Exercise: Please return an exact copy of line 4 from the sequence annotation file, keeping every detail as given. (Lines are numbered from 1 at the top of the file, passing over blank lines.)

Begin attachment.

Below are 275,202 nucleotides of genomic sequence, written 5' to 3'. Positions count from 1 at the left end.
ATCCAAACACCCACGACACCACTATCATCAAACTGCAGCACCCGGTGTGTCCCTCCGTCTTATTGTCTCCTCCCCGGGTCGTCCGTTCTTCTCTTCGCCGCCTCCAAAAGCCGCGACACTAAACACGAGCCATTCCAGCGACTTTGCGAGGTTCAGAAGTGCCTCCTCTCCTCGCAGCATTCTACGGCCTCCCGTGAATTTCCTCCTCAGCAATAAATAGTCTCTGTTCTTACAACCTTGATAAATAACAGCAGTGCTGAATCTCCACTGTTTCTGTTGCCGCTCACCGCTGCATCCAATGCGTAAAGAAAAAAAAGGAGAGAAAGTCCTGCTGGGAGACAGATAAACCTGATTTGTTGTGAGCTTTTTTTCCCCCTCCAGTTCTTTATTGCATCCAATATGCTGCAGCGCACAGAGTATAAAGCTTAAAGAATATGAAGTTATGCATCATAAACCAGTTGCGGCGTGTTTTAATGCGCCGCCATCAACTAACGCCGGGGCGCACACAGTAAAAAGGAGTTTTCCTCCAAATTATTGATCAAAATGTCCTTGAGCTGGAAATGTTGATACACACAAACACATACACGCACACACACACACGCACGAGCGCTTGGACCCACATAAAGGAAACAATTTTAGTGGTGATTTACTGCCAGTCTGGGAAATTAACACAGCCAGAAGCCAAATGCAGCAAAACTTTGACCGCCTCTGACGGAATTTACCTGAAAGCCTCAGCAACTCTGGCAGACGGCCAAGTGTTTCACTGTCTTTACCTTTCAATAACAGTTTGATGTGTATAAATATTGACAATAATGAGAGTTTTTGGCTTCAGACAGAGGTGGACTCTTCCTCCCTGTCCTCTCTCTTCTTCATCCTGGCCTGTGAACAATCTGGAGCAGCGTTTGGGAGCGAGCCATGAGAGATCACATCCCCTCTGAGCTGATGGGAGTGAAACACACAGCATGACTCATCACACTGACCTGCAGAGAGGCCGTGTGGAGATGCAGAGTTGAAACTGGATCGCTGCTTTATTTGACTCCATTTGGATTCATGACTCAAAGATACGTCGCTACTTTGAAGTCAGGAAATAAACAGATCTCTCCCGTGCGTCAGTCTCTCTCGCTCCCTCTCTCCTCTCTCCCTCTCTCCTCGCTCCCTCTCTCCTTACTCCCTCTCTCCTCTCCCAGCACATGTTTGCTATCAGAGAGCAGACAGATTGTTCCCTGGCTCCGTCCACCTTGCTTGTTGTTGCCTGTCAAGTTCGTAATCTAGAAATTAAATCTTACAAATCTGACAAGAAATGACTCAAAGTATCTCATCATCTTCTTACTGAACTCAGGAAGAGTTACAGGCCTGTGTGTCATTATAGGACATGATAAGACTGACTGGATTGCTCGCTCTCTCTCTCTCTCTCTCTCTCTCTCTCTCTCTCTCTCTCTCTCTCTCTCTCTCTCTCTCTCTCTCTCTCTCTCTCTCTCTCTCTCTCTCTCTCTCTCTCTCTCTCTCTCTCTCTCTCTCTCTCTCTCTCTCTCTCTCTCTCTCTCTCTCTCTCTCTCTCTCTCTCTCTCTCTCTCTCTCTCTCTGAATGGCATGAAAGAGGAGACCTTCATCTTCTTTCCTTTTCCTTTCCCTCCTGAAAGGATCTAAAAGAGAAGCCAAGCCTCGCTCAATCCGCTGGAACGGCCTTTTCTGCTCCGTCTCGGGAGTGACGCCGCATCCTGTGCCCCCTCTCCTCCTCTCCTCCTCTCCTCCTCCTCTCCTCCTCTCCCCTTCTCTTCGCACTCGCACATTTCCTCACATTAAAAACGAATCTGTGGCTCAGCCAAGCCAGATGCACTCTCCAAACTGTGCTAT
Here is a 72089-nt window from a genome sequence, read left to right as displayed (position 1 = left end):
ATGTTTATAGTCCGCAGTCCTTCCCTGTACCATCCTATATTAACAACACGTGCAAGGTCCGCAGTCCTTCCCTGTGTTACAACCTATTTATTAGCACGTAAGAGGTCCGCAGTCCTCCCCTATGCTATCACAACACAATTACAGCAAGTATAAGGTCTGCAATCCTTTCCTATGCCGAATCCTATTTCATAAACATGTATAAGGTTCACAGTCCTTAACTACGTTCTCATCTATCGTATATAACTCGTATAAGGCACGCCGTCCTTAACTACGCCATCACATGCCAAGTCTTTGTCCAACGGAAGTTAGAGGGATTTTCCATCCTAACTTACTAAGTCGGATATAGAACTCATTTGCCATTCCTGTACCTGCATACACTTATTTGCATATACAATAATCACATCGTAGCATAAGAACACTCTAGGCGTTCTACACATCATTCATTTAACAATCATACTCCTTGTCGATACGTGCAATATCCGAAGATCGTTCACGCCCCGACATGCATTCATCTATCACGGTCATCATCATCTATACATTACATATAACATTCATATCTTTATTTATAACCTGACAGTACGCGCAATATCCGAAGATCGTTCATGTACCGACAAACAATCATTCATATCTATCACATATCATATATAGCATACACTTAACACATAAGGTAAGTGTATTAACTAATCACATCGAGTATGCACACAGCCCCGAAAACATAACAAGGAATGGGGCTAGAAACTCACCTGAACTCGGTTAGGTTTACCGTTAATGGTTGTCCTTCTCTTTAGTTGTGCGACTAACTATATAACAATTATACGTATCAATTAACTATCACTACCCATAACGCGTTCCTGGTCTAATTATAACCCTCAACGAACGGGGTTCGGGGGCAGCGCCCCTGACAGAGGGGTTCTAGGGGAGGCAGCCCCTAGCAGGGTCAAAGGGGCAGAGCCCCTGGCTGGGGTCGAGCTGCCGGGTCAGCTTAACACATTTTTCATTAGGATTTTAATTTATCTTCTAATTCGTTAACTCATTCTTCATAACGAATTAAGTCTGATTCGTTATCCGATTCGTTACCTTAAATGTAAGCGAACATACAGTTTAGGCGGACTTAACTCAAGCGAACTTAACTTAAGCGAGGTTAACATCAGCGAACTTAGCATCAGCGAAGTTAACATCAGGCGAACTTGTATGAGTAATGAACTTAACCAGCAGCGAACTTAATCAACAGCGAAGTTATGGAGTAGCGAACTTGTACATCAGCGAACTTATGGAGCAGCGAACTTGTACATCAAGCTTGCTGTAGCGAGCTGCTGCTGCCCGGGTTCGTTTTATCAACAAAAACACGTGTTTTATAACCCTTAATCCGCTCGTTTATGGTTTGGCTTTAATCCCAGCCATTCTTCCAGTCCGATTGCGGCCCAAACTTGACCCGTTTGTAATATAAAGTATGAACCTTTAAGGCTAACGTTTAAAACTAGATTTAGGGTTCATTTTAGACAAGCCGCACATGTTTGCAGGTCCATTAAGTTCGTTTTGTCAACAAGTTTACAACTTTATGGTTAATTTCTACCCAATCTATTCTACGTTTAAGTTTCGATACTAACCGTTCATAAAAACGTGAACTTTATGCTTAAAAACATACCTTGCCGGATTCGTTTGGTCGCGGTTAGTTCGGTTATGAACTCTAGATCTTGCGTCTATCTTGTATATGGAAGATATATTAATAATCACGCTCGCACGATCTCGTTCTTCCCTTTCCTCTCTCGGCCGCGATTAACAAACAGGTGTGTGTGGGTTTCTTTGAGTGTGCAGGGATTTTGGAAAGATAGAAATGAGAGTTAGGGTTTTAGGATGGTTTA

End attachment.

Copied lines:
ATGTTTATAGTCCGCAGTCCTTCCCTGTACCATCCTATATTAACAACACGTGCAAGGTCCGCAGTCCTTCCCTGTGTTACAACCTATTTATTAGCACGTAAGAGGTCCGCAGTCCTCCCCTATGCTATCACAACACAATTACAGCAAGTATAAGGTCTGCAATCCTTTCCTATGCCGAATCCTATTTCATAAACATGTATAAGGTTCACAGTCCTTAACTACGTTCTCATCTATCGTATATAACTCGTATAAGGCACGCCGTCCTTAACTACGCCATCACATGCCAAGTCTTTGTCCAACGGAAGTTAGAGGGATTTTCCATCCTAACTTACTAAGTCGGATATAGAACTCATTTGCCATTCCTGTACCTGCATACACTTATTTGCATATACAATAATCACATCGTAGCATAAGAACACTCTAGGCGTTCTACACATCATTCATTTAACAATCATACTCCTTGTCGATACGTGCAATATCCGAAGATCGTTCACGCCCCGACATGCATTCATCTATCACGGTCATCATCATCTATACATTACATATAACATTCATATCTTTATTTATAACCTGACAGTACGCGCAATATCCGAAGATCGTTCATGTACCGACAAACAATCATTCATATCTATCACATATCATATATAGCATACACTTAACACATAAGGTAAGTGTATTAACTAATCACATCGAGTATGCACACAGCCCCGAAAACATAACAAGGAATGGGGCTAGAAACTCACCTGAACTCGGTTAGGTTTACCGTTAATGGTTGTCCTTCTCTTTAGTTGTGCGACTAACTATATAACAATTATACGTATCAATTAACTATCACTACCCATAACGCGTTCCTGGTCTAATTATAACCCTCAACGAACGGGGTTCGGGGGCAGCGCCCCTGACAGAGGGGTTCTAGGGGAGGCAGCCCCTAGCAGGGTCAAAGGGGCAGAGCCCCTGGCTGGGGTCGAGCTGCCGGGTCAGCTTAACACATTTTTCATTAGGATTTTAATTTATCTTCTAATTCGTTAACTCATTCTTCATAACGAATTAAGTCTGATTCGTTATCCGATTCGTTACCTTAAATGTAAGCGAACATACAGTTTAGGCGGACTTAACTCAAGCGAACTTAACTTAAGCGAGGTTAACATCAGCGAACTTAGCATCAGCGAAGTTAACATCAGGCGAACTTGTATGAGTAATGAACTTAACCAGCAGCGAACTTAATCAACAGCGAAGTTATGGAGTAGCGAACTTGTACATCAGCGAACTTATGGAGCAGCGAACTTGTACATCAAGCTTGCTGTAGCGAGCTGCTGCTGCCCGGGTTCGTTTTATCAACAAAAACACGTGTTTTATAACCCTTAATCCGCTCGTTTATGGTTTGGCTTTAATCCCAGCCATTCTTCCAGTCCGATTGCGGCCCAAACTTGACCCGTTTGTAATATAAAGTATGAACCTTTAAGGCTAACGTTTAAAACTAGATTTAGGGTTCATTTTAGACAAGCCGCACATGTTTGCAGGTCCATTAAGTTCGTTTTGTCAACAAGTTTACAACTTTATGGTTAATTTCTACCCAATCTATTCTACGTTTAAGTTTCGATACTAACCGTTCATAAAAACGTGAACTTTATGCTTAAAAACATACCTTGCCGGATTCGTTTGGTCGCGGTTAGTTCGGTTATGAACTCTAGATCTTGCGTCTATCTTGTATATGGAAGATATATTAATAATCACGCTCGCACGATCTCGTTCTTCCCTTTCCTCTCTCGGCCGCGATTAACAAACAGGTGTGTGTGGGTTTCTTTGAGTGTGCAGGGATTTTGGAAAGATAGAAATGAGAGTTAGGGTTTTAGGATGGTTTA